Threading the Loom Without Mistakes – Tip No. 1 – Use a Claw

Claw Illustration

© 2015 Peggy Osterkamp – https://peggyosterkamp.com/

Below is taken from my book, Warping Your Loom & Tying On New Warps which is currently out of print. It will be available very soon only by PDF and “on demand”. This is one of my favorite techniques for threading without mistakes.


Threading from the “claw” 
This technique speeds up your threading.
Behind the heddles you use your left hand,
held palm downward like a claw, to hold four
threads in order. To thread, separate out four
heddles in order according to your list on the
adding machine tape. With your “claw” hand,
reach below the lease and place one thread
between your little finger and ring finger, one
between your ring finger and middle finger,
and so on, ending with one thread between
index finger and thumb. Push the threading
hook through the first heddle eye and, with the
hook curved down, catch the thread between
thumb and forefinger, then draw it through.
Continue with the three remaining threads:
first putting the hook through the next heddle
eye in sequence, then catching the next thread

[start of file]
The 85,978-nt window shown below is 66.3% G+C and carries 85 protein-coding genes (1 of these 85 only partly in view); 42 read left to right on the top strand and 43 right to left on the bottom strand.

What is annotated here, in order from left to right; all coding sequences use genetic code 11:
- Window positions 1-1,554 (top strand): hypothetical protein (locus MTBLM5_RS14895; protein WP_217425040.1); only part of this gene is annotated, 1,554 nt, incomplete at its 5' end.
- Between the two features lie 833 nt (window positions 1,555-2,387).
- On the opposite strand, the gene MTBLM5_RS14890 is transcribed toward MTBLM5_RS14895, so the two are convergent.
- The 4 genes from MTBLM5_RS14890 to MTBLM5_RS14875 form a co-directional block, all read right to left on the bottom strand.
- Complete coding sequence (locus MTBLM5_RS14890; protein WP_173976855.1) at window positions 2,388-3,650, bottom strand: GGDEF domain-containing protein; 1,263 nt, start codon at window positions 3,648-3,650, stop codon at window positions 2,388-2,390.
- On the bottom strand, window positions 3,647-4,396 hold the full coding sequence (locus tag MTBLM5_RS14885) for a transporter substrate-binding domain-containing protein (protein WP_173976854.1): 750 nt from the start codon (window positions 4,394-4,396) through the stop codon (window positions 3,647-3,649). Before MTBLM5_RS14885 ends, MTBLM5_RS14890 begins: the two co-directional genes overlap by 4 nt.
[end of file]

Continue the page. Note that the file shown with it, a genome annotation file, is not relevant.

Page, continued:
in sequence and pulling it through. Figure 84
shows you a close-up of this method.

6 thoughts on “Threading the Loom Without Mistakes – Tip No. 1 – Use a Claw

  1. Thanks for the tip. A veteran weaver friend showed me the claw. And how she “crochets” the heddles by collecting all four threads on the hook before pulling them all the way through.

  2. There’s a couple of videos on YT by another famous weaver showing how to do this. This method is DABOMB! It has saved my sanity. Thank you for sharing it, Peggy!

  3. In my city is a Douglas Andrew floor loom for sale. Is this good for a beginner, or should I look at something else. Are there instruction books for this type of loom?

    • I don’t know of those looms but there is an organization that keeps manuals and records about looms. Google historic looms or such things to find them. Let me know if you can’t find them and I can search. My guide line for a used loom is that it should be free or very cheap. Then if you don’t like it you can always sell it again and get what you need. Probably my book , Weaving for Beginners would be all you’d need as a beginner instead of a manual unless this is a very unusually constructed loom. Find the website!!
      Peggy

  4. I am a very new Weaver I have a ver hard time with the math for warping I believe it’s called and getting my yarn on starght is a big issue also so any help is appreciated

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